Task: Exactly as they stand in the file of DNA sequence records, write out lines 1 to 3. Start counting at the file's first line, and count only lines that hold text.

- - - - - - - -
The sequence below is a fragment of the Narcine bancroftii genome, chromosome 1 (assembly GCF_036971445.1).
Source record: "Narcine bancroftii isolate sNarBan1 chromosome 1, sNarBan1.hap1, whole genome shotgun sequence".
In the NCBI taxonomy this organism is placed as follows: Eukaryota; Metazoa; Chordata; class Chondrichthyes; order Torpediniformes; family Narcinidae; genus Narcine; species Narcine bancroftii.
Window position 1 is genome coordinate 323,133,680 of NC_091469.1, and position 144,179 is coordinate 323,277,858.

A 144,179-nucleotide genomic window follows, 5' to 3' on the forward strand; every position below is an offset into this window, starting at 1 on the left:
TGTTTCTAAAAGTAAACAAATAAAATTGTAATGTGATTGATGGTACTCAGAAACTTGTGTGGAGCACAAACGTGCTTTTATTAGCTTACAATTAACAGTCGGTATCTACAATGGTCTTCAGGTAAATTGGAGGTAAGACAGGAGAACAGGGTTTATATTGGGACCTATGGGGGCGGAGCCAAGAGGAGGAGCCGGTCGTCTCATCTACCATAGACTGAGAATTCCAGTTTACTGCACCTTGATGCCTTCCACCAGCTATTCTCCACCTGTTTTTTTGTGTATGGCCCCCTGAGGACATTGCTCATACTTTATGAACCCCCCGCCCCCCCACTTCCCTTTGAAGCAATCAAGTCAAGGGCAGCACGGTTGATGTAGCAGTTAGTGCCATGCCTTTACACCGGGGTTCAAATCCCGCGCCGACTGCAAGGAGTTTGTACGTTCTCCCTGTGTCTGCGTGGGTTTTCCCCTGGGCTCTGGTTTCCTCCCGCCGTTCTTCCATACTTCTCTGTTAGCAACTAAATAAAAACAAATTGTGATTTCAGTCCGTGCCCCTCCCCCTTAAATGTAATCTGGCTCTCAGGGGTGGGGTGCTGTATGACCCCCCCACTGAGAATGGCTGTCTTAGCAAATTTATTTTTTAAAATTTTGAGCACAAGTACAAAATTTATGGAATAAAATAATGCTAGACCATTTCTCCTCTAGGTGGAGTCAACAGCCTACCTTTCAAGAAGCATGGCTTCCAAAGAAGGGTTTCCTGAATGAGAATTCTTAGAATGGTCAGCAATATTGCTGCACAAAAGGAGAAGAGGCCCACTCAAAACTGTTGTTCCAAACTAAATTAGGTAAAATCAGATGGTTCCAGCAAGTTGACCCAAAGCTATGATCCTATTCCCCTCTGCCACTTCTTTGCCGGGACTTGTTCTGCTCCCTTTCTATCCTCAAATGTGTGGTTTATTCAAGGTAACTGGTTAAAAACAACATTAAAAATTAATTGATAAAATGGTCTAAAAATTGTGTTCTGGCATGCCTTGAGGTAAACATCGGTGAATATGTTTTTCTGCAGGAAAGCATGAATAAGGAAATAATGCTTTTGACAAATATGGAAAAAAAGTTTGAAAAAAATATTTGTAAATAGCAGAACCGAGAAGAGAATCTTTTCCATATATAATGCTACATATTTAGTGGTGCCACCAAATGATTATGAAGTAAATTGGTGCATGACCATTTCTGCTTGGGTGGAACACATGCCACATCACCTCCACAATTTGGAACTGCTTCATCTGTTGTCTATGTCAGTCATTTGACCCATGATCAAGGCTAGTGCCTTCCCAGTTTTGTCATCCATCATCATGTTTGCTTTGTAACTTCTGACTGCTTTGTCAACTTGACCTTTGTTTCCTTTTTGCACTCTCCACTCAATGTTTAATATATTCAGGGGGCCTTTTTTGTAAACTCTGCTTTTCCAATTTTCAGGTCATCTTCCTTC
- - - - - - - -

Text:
The sequence below is a fragment of the Narcine bancroftii genome, chromosome 1 (assembly GCF_036971445.1).
Source record: "Narcine bancroftii isolate sNarBan1 chromosome 1, sNarBan1.hap1, whole genome shotgun sequence".
In the NCBI taxonomy this organism is placed as follows: Eukaryota; Metazoa; Chordata; class Chondrichthyes; order Torpediniformes; family Narcinidae; genus Narcine; species Narcine bancroftii.